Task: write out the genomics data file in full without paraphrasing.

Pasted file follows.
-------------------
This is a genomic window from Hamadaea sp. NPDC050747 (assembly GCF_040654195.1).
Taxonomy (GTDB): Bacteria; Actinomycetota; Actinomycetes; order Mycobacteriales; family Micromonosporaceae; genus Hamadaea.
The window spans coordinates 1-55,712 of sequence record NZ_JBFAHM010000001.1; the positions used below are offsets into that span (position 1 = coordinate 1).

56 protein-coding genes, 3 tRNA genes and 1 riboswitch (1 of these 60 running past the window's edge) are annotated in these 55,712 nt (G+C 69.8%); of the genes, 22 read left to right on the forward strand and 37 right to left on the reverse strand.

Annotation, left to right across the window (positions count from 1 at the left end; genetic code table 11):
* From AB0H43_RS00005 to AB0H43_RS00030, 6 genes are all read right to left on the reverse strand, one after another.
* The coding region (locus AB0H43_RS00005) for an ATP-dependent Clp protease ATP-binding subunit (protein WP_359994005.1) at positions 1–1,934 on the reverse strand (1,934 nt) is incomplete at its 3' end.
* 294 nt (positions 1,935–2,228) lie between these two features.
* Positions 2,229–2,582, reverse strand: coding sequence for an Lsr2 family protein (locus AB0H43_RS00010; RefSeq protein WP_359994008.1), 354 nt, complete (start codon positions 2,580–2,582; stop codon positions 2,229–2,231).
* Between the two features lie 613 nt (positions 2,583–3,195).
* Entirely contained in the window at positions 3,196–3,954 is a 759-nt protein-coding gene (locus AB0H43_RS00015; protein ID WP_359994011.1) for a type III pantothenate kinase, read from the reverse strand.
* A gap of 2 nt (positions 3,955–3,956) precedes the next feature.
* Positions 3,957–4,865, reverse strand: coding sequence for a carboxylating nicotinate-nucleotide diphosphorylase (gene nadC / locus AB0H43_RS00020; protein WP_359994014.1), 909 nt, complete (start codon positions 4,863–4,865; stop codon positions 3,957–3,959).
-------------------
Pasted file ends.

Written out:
This is a genomic window from Hamadaea sp. NPDC050747 (assembly GCF_040654195.1).
Taxonomy (GTDB): Bacteria; Actinomycetota; Actinomycetes; order Mycobacteriales; family Micromonosporaceae; genus Hamadaea.
The window spans coordinates 1-55,712 of sequence record NZ_JBFAHM010000001.1; the positions used below are offsets into that span (position 1 = coordinate 1).

56 protein-coding genes, 3 tRNA genes and 1 riboswitch (1 of these 60 running past the window's edge) are annotated in these 55,712 nt (G+C 69.8%); of the genes, 22 read left to right on the forward strand and 37 right to left on the reverse strand.

Annotation, left to right across the window (positions count from 1 at the left end; genetic code table 11):
* From AB0H43_RS00005 to AB0H43_RS00030, 6 genes are all read right to left on the reverse strand, one after another.
* The coding region (locus AB0H43_RS00005) for an ATP-dependent Clp protease ATP-binding subunit (protein WP_359994005.1) at positions 1–1,934 on the reverse strand (1,934 nt) is incomplete at its 3' end.
* 294 nt (positions 1,935–2,228) lie between these two features.
* Positions 2,229–2,582, reverse strand: coding sequence for an Lsr2 family protein (locus AB0H43_RS00010; RefSeq protein WP_359994008.1), 354 nt, complete (start codon positions 2,580–2,582; stop codon positions 2,229–2,231).
* Between the two features lie 613 nt (positions 2,583–3,195).
* Entirely contained in the window at positions 3,196–3,954 is a 759-nt protein-coding gene (locus AB0H43_RS00015; protein ID WP_359994011.1) for a type III pantothenate kinase, read from the reverse strand.
* A gap of 2 nt (positions 3,955–3,956) precedes the next feature.
* Positions 3,957–4,865, reverse strand: coding sequence for a carboxylating nicotinate-nucleotide diphosphorylase (gene nadC / locus AB0H43_RS00020; protein WP_359994014.1), 909 nt, complete (start codon positions 4,863–4,865; stop codon positions 3,957–3,959).